It seems to be almost sacrilege to say anything against La Machine - unless of course you're objecting to massive pagan icons perched atop the Notre Dame Basilica on Sussex Drive! Certainly, those who went downtown specifically to view the spectacle seem almost unanimously to agree that the show was totally awesome and, well, spectacular. Nevertheless, I do have a couple of major objections to the show which have nothing to do with graven images or eye popping price tags, so at the risk of coming across as a crotchety old curmudgeon, I'll outline them here.

First of all, the crowds, road closures and just plain general chaos that inevitably results when staging an event of this magnitude. If this had been Canada Day or even just a regular long weekend, I could maybe understand it. Everyone knows that on July 1, or Remembrance Day, or some other major occasion, it's going to be difficult to get around in the downtown core. But in this case, the event began on a regular summer weekday, when many folk had no choice but to show up for work, doctors' appointments or whatever. Many were also planning to go to things that one can normally expect to be able to do on a summer Thursday (and to which they may have had nonrefundable tickets purchased when they didn't know about La Machine) - say, visiting the Art Gallery, going to a Chamberfest concert or a play at the NAC. Many no doubt just needed to get their everyday shopping done at the Rideau Centre or in the By Ward Market. Surely the event could have been staged in some central area which we at least know and expect to be closed to traffic - Majors Hill Park? Parliament Hill? The Sparks Street Mall? Though come to think of it, it's pretty tough to avoid vehicle traffic on the Sparks Street Mall these days, even though it was always supposed to be a pedestrian mall! I've no problem with having a big event for those who actually want to go to it but the fact is that people were obliged to tolerate it whether they wanted to or not. Heck, maybe they could have done it somewhere that's still fairly central but outside the immediate downtown core. Lansdowne Park? Strathcona Park? That beautiful area behind the Library and Archives on Wellington Street? Compounding the whole problem was the fact that they weren't willing to divulge the full itinerary until it was actually happening. Ergo, MORE chaos!!!

Secondly, this was supposed to be a Canada 150 event. Does La Machine have anything to do with Canadian history and culture? Not really, as far as I can tell. It's an import from France and while we do indeed have some important historical, cultural, linguistic and diplomatic ties with France, surely it would have been better for this sort of event to showcase homegrown talent, ingenuity and creativity?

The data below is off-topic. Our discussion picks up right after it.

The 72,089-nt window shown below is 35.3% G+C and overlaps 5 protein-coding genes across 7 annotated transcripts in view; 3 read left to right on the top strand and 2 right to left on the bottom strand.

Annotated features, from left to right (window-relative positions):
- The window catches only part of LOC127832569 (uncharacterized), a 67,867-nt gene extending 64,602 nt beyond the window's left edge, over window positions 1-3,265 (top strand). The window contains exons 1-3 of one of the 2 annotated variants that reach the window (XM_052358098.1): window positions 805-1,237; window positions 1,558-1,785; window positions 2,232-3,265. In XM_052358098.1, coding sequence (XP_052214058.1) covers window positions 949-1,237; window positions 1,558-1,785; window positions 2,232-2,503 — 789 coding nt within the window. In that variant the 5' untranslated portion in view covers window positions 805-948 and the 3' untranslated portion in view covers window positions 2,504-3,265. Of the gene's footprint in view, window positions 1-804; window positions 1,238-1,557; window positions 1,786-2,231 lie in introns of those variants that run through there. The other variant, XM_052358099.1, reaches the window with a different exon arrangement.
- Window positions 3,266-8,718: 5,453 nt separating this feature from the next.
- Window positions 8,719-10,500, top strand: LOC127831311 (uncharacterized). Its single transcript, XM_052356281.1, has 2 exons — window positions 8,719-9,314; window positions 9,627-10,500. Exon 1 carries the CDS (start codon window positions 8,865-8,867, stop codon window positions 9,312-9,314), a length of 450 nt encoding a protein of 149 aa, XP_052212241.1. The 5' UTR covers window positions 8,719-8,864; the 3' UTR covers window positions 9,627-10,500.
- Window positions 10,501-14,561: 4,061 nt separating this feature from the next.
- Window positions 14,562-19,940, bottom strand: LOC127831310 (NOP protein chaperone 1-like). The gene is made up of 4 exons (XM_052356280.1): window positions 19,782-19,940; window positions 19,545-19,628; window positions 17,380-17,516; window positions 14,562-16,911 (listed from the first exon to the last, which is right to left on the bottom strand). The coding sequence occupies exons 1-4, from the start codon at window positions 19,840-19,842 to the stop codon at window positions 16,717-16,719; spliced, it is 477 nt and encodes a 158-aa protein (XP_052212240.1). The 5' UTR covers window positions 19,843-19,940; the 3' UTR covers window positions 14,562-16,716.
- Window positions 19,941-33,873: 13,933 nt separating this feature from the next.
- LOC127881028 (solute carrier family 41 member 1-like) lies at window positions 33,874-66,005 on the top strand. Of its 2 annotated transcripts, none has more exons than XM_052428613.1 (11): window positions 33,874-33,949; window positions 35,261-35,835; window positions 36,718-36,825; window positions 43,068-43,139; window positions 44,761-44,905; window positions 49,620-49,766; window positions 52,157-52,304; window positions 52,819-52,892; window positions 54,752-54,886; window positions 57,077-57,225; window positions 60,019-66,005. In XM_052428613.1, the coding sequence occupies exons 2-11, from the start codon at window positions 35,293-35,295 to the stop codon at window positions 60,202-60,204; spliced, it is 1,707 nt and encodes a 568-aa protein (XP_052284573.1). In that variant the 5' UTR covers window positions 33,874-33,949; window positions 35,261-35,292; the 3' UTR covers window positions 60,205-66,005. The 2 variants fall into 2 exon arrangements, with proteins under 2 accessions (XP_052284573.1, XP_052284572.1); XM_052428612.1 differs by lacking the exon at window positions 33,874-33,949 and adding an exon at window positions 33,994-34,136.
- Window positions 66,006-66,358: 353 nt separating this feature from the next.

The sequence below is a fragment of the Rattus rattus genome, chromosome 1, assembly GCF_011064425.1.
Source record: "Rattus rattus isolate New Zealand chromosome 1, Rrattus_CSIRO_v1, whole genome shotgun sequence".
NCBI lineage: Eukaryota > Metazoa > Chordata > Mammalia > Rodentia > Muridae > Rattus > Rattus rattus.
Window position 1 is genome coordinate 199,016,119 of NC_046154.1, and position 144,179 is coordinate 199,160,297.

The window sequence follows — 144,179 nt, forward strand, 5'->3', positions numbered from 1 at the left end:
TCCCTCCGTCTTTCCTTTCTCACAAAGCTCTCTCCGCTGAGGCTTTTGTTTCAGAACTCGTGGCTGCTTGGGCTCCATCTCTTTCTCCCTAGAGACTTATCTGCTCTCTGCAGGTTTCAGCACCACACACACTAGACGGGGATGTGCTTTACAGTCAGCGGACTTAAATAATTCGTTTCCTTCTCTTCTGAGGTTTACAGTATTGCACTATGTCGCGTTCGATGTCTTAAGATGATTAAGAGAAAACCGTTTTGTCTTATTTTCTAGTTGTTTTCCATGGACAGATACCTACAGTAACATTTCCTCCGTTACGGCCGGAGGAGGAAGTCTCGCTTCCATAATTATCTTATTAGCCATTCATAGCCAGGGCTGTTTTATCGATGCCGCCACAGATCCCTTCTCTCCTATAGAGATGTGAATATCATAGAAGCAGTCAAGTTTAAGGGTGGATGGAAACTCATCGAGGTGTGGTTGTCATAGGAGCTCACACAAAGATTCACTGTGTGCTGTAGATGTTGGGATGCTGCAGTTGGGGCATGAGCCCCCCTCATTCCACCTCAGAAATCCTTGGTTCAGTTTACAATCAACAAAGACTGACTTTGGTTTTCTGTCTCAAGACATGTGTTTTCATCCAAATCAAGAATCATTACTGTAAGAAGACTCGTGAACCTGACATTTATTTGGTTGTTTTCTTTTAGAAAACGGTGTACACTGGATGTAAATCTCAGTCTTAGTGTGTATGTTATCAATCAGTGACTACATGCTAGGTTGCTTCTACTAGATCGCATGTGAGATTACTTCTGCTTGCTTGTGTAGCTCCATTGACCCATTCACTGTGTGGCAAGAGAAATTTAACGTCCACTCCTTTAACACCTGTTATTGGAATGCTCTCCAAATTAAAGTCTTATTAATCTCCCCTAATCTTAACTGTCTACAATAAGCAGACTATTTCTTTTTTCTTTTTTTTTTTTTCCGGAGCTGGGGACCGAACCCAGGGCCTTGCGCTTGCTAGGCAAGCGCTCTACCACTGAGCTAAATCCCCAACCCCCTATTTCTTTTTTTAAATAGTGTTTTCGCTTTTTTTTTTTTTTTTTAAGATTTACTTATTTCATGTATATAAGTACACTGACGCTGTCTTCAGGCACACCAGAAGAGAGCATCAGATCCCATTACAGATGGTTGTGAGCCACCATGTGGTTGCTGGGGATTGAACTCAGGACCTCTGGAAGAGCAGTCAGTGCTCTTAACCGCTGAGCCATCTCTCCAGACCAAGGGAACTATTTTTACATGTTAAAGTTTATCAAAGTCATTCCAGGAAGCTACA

Am I just a lone voice in the great Canadian wilderness?
This land is not your land. This land is not my land. It's all sacred unceded indigenous territory.

Or so the current thinking seems to go. I may have been born and raised right here in Ottawa, but nowadays it almost seems I have to apologize for being a Canadian!

On Saturday, July 1, tens of thousands, if not hundreds of thousands of people descended on downtown Ottawa hoping to get to Parliament Hill or at least one of the nearby sites to enjoy the festivities, only to be met with four- and five-hour lineups for security screening. Worse than the airport, for sure. The main difference being that if you go through all the indignities and freedom-losses of airport security screening, you at least have a reasonable hope of getting to some far-flung exotic place you've never seen before, whereas in this case, people were bravely enduring all this just to get to their own backyard. Oh, wait - we mustn't consider it our backyard any more, because it's all contested land! Then, on Sunday July 2, thousands of hardy souls did it all over again to be able to say "Oui!" to We-Day.

Luckily I stayed home both days but those who did make it to the Hill were met by a cacophony of conflicting national and cultural and celebratory symbols and personae: a teepee, Charles and Camilla, Gordon Lightfoot, Gord Downie, fireworks, weather (including thunderstorms and summer downpours), and so forth. Shards of broken glass making up the vertical mosaic?

But according to one letter to the editor in today's paper, the national anthem was not sung once during all those hours the letter-writer was on the hill for the festivities. Of course, maybe that's because no one is sure any more what the words are to "O Canada". Maybe some thought it might be more appropriate to sing "God Save the Queen", given that the heir to the throne was on the Hill - but didn't know for sure what the protocol was and didn't want to offend anyone or risk getting kicked off their hard-earned spot on the Hill.

Maybe we should forget about our current national anthem and go with "Land of the Silver Birch" instead?

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